When I was there in December of 2004, I traveled with a Leica M6 and a Hasselblad, no problems.
I did the Inca trail from Cuzco to Machu Picchu with a group and had porters. With such a short time there, and the altitude that I would be going into the pass, I could not manage the camera gear and backpack and have enough strength to keep my head up to enjoy the area or think creatively. In retrospect I had a standard lens for the Blad and 35mm for the Leica and I found that the landscapes could accommodate wide lenses easily. Very narrow valleys compared to the Canadian Rockies by far. You don't seem to have to reach for mountains (optically) there are very tight.
I happened to be traveling with a stills photographer that did the store front ads for the GAP and Versace, and he had the latest wizzbang digital camera. To his dismay the mositure and/or altitude made his battery life fail rapidly. He did not have enough power for the end of the trail. I'm not sure if this problem has been rectified with the camera or it is inherent with these conditions (to be honest I did not care..its film nothing), his last words on the trail to me was "damn you and your negatives". I had no problems with my meters.
When photographing locals I shoot with a smile and a pocket full of change. One or both offer opportunities take images.
If you can hike the Inca trail to Machu Picchu I would encourage it. Lots of interesting historic sites along the way..and most importantly to me was the last train to Cuzco departs before the park closes. Therefore most of the clumps of tourists in your wide shoots are gone, and your are more likely to get the site clean.
Good Luck. Have Fun! Try the Inca Cola
I loved my trip to Peru when I travelled there with a friend in 2004. The people are very friendly and helpful. I found Miraflores (& the centre of Lima) to be safe, I experienced no problems. There is a nightly market in the square in Miraflores where artists sell their paintings etc. This is worth seeing as the paintings are stunningly beautiful. There are also people selling other crafts and antiques. I even saw a few old folding cameras that a guy was selling.
Allow a few days for Cusco and its surrounding areas which are full of old ruins etc. There is lots to see in the Sacred Valley. We rented a taxi for a half day trip to see sites such as Ollantaytambo.
We spent two half days in Machu Picchu. First day we got the bus from the nearby town of Agues Caliantes and entered the site in the afternoon and we were the last people to leave after the sun had set. We walked the 8km back to Aguas Caliantes with only the stars to light our way. Next morning we were the first in before the sun came over the mountains and lit up the site, stunning.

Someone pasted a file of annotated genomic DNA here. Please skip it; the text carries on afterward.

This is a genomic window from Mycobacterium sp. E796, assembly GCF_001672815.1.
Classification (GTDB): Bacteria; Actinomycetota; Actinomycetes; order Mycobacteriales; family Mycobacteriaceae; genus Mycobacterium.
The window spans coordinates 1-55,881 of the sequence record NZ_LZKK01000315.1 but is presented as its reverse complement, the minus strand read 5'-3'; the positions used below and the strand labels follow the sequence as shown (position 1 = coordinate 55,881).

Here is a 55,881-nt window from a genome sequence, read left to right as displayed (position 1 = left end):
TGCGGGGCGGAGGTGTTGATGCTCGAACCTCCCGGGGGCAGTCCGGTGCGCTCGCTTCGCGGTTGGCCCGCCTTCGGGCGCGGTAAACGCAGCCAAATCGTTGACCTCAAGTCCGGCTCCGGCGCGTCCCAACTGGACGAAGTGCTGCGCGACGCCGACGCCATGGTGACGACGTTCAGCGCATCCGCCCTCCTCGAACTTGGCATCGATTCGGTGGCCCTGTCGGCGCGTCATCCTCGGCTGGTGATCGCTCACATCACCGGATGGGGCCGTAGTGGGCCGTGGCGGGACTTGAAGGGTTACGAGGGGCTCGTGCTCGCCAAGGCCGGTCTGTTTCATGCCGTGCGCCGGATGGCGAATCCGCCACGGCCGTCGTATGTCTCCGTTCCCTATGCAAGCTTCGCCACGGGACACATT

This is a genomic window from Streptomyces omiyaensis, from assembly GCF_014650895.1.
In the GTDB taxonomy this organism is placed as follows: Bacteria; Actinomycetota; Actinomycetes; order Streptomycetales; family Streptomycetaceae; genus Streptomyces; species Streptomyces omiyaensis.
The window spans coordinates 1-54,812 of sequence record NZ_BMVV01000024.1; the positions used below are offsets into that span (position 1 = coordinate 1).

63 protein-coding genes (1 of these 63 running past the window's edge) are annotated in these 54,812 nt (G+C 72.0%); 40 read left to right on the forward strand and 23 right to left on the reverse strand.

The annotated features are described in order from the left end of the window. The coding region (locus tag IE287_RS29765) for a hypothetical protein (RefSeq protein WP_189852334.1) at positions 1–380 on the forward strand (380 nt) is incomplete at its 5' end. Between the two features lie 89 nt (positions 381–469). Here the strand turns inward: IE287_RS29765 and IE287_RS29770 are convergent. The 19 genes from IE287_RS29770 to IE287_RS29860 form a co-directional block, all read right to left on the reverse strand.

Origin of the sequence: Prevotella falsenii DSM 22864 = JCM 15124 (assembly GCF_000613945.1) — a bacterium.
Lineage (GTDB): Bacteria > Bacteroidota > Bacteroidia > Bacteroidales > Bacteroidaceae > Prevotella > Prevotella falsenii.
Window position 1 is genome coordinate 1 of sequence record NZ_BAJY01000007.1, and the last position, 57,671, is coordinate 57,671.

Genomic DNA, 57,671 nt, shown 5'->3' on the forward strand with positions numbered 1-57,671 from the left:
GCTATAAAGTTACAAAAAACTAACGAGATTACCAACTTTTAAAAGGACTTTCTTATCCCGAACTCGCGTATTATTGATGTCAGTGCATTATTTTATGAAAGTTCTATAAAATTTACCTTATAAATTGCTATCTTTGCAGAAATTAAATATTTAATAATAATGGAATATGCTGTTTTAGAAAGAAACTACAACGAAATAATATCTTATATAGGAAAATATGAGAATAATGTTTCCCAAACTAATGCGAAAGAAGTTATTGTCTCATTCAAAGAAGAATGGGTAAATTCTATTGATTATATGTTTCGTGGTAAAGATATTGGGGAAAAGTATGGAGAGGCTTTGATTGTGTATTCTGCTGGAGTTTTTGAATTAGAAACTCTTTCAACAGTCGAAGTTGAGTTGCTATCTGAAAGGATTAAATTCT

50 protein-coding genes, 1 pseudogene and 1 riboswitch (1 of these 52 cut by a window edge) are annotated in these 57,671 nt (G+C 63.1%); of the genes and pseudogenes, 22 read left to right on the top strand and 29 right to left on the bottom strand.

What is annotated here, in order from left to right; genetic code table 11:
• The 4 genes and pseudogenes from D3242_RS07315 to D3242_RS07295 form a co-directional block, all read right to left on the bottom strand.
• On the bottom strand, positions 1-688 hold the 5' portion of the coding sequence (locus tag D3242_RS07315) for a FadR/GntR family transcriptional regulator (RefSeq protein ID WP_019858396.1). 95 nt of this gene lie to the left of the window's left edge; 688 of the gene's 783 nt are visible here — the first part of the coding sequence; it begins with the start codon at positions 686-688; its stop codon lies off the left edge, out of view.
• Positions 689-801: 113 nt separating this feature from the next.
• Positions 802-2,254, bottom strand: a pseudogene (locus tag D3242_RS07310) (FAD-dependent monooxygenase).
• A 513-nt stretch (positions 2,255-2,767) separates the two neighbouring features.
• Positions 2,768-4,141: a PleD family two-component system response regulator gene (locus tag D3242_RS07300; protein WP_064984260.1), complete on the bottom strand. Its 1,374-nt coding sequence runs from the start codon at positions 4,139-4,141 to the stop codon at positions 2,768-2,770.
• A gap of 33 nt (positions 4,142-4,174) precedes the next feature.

Climb all or part of Huayna Picchu for an aerial view of the site. Another good but more difficult climb is the Machu Picchu mountain itself. Not a climb for the faint hearted though. Each climb takes about an hour.
The town of Puno at lake Titicaca is not really worth staying in but the floating islands are worth seeing even if they are over commercialized. I was only passing through Puno so maybe there is more to see and do.
I’d recommend you ask permission before photographing anyone. I never encountered any who objected although it usually meant handing over a few coins in return.
Get yourself a copy of the Lonely Planet Peru guide book.
I should be a great trip, enjoy.
We visited Peru in August and september of the year 2006.
Clearly we did not notice any problem with people, except in the area between Nazca and Lima. A very unsecure area.
But we made a trip lone between cuzco and arequipa, passing by puno, titicaca lake, canon de colca, macchu picchu... We had a great time.
I was holding my Mamiya 7II , and my dynax 7 and never had any problem. On the contrary, the Mamiya 7II was intriguous for people, and hey asked me a lot to make portraits of them (you can see on my website).
I made the choice to shoot only in black and white , and my M7II was charged with TXP320 in 220 rolls, or with the last rolls of PX125 in 220 too. I shot also a few BRF 100 with pleasure, and one Rollei pan 25 for Macchu Picchu.
In 135, I chose mostly FP4+.
Very happy with this trip.
Have a look at the Peru section of Jeffrey Becom's website www.jeffreybecom.com and note that in many cases he identifies the locations, and these will give a good indication of the villages around Cuzco in which you'll find good colourful architecture
I spent over a year in Peru and still did not get to see everything I wanted. Lonely Planet put out a great guide book, informative and fun to read. Conquest of the Incas by Hemmings is also a great read. Definatly take all the film you will use. Altitude sickness can get you down for 24 hours or so, more if you are not particularly healthy. Pulmonary or Cardiac conditions are exacerbated by the thin air. Take it easy, drink lots of coco tea and you should be okay. In a year I never had one thing stolen, but you need to be on alert, particularly in tourist towns like Cuzco.
The people are kind and gracious, and the book I mentioned by Hemming will give you great insight the turmoil the county has been through, and how many are still very much affected by its recent history.
Its a shame you don't have time to walk the Inca Trail, but then you need to save something for the next trip.
Oh I see you are in Ica, a flight over the Nazca lines is essential.
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Thanks for all the feedback and suggestions folks! After reviewing some of Jeffrey Becom's photos...well, I was going to shoot B&W but, now, I see it would be terrible sin to not shoot some color also! Thanks for the link David.